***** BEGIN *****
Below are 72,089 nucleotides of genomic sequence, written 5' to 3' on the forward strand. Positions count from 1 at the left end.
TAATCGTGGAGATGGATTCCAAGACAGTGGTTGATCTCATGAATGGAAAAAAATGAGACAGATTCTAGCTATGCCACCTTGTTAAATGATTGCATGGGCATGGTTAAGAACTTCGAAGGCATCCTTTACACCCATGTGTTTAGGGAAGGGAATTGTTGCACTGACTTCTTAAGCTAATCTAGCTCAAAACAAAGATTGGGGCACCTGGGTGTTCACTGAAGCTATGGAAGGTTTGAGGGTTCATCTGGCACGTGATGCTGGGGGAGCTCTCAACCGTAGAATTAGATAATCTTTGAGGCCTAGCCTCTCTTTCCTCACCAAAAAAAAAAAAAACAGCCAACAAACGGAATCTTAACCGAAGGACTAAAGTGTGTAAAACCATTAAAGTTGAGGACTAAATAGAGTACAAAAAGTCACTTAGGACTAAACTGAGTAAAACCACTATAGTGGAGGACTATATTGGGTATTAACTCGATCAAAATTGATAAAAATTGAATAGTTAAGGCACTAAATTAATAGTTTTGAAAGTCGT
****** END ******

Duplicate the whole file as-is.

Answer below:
Below are 72,089 nucleotides of genomic sequence, written 5' to 3' on the forward strand. Positions count from 1 at the left end.
TAATCGTGGAGATGGATTCCAAGACAGTGGTTGATCTCATGAATGGAAAAAAATGAGACAGATTCTAGCTATGCCACCTTGTTAAATGATTGCATGGGCATGGTTAAGAACTTCGAAGGCATCCTTTACACCCATGTGTTTAGGGAAGGGAATTGTTGCACTGACTTCTTAAGCTAATCTAGCTCAAAACAAAGATTGGGGCACCTGGGTGTTCACTGAAGCTATGGAAGGTTTGAGGGTTCATCTGGCACGTGATGCTGGGGGAGCTCTCAACCGTAGAATTAGATAATCTTTGAGGCCTAGCCTCTCTTTCCTCACCAAAAAAAAAAAAAACAGCCAACAAACGGAATCTTAACCGAAGGACTAAAGTGTGTAAAACCATTAAAGTTGAGGACTAAATAGAGTACAAAAAGTCACTTAGGACTAAACTGAGTAAAACCACTATAGTGGAGGACTATATTGGGTATTAACTCGATCAAAATTGATAAAAATTGAATAGTTAAGGCACTAAATTAATAGTTTTGAAAGTCGT